Topwater Bass Fishing With Poppers For More Bass Action

There is nothing more exciting than topwater bass fishing and watching a big bass blow up on a surface bait. Given the right time and conditions, topwater lures like a popper can be a very effective and efficient way to catch largemouth and smallmouth bass. With most topwaters you can cover water quickly and trigger reaction strikes from bass that might pass up a different presentation.

Imitate baitfish at the water surface

The profile and action of poppers are primarily designed to mimic baitfish or panfish, like shad and bluegill. Many of these baitfish that bass feed on will congregate high in the water column and even break the water’s surface at times. Bluegill will especially follow this pattern while feeding on floating insects and the subtle splash of a popper is the perfect way to “Match the Hatch.” To best imitate bluegill with topwater poppers, slowly work the lure around shallow cover with long pauses between pops. Bass will usually strike a popper while it is sitting still, so don’t ever be afraid of working the bait too slow.

Pick apart shallow cover when topwater bass fishing

Many topwaters are intended to call up fish from deep, open water and while the popper can do that, it is most effective for target fishing in the shallows. Docks, rocks, laydowns, and grass clumps are all perfect types of shallow cover to target with a popper. Its slender body and proper weight provide accuracy and add distance to your casts allowing you to place the lure right on the edge of any shallow structure.

topwater bass fishing popper lure
Topwater Popper

After landing a popper near cover, let it sit for a few seconds until its initial ripples have settled. Then work it away from the cover with a slow pop-pop cadence. Once it is 10 or 15 feet away from the cover, go ahead and reel in and make another cast to a different piece of structure. This will maximize the time that your popper is in the strike zone.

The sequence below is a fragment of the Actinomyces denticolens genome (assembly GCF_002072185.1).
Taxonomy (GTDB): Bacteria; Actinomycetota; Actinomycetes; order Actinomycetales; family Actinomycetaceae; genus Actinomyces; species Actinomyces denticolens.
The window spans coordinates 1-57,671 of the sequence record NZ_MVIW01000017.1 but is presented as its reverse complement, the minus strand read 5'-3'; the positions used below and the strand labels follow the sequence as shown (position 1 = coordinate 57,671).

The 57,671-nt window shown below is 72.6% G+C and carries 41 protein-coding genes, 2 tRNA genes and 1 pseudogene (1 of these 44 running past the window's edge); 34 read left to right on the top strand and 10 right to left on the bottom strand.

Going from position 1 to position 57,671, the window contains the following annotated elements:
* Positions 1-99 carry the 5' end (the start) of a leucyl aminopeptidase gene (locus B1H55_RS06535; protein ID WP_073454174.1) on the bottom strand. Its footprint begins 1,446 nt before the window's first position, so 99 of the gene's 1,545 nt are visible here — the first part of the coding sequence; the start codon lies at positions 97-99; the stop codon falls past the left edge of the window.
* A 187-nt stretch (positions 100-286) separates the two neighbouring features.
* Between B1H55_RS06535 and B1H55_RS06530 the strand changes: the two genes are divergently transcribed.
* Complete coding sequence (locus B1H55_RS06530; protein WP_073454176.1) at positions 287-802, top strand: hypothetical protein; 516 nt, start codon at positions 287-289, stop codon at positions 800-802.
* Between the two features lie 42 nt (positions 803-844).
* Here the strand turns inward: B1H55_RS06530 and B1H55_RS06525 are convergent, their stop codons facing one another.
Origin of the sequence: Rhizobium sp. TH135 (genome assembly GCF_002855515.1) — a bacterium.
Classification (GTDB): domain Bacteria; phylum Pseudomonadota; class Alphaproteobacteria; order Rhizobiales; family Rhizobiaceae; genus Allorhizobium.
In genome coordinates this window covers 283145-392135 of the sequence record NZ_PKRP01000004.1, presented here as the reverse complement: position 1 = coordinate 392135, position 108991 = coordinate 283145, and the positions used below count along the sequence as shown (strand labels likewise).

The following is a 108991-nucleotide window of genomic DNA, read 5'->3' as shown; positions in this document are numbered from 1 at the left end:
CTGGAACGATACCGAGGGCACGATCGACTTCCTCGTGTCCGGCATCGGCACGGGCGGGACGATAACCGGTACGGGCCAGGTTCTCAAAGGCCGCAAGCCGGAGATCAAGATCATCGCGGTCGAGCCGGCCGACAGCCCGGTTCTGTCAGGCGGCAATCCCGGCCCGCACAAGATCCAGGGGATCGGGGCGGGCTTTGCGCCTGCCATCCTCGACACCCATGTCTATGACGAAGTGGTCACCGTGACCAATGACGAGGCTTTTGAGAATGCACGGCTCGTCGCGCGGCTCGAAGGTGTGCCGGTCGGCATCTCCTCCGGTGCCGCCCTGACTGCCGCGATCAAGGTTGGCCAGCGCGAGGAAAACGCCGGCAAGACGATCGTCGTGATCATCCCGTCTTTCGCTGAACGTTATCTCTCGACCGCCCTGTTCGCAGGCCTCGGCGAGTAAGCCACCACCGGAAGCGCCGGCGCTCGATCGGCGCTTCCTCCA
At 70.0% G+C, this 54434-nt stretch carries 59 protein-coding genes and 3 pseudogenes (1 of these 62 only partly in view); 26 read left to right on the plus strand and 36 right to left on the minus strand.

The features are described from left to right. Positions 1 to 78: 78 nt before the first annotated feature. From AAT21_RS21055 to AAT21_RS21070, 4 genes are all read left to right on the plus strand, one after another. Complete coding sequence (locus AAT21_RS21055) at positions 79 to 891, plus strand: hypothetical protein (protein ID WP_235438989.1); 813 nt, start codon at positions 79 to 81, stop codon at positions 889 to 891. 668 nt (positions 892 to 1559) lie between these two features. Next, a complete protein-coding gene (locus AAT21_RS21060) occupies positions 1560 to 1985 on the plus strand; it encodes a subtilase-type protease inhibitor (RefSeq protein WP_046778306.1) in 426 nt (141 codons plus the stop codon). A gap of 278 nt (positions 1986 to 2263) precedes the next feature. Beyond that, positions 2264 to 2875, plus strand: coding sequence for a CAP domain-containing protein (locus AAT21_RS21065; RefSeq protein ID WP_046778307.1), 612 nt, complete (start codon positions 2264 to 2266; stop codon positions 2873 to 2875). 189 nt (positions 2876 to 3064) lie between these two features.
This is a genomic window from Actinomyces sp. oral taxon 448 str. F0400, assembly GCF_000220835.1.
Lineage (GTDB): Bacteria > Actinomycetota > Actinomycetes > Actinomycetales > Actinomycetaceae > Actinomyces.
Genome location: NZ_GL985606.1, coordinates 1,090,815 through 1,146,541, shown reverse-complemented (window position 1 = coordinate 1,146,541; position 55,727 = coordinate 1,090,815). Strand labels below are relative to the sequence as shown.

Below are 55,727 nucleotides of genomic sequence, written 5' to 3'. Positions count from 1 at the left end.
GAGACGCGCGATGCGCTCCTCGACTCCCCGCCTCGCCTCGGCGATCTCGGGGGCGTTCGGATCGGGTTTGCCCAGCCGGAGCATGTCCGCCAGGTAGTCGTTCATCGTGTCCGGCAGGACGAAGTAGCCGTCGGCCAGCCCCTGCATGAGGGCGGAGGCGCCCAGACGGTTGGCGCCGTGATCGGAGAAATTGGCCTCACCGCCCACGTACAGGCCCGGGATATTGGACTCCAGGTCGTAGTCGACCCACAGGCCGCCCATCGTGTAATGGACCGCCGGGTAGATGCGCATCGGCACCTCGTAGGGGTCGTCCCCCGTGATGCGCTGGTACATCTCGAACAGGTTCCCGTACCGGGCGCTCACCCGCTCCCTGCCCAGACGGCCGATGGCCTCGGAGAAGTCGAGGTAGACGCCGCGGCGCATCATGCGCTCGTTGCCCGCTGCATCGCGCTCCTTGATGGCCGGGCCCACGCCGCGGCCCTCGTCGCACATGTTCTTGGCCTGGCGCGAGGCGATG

Entice lethargic fish to react to topwater popper action

Because a popper is fished much slower than most topwaters, it can be the ticket when dealing with lethargic or finicky fish. Buzzbaits and walk-the-dog baits are fished at a pace that is usually too quick to allow bass that isn’t actively feeding to commit. These fish that are passed over by a fast-moving topwater, are often enticed by the subtle action of topwater poppers. The next time you’re out on the water and are struggling to get bites on a fast-moving topwater, try tying on a popper and working the same areas at a slower pace. It might just pay off for you in a big way.

Topwater poppers go back to the earliest days of bass fishing.

They are one of the oldest styles of bass lures still being made today and still effectively catching fish. Over the years these lures have evolved into all different shapes and styles, but what they all have in common is a bowl-shaped face on the front of the bait. This is what makes them “pop”.

Poppers are categorized as topwater lures, that when worked correctly make a bass-attracting noise on the surface. It’s simply a splashing noise created when the lure is jerked, from the bowl-shaped mouth plowing across the water’s surface. There are different shapes, styles, and sizes that put out different noises, but at the end of the day, they are all designed to mimic a struggling baitfish on the surface.

One bait that has been around for decades and is still one of the best poppers is the Rebel Pop-R. This is your classic spitter-style popper lure and our number-one choice for topwater poppers.

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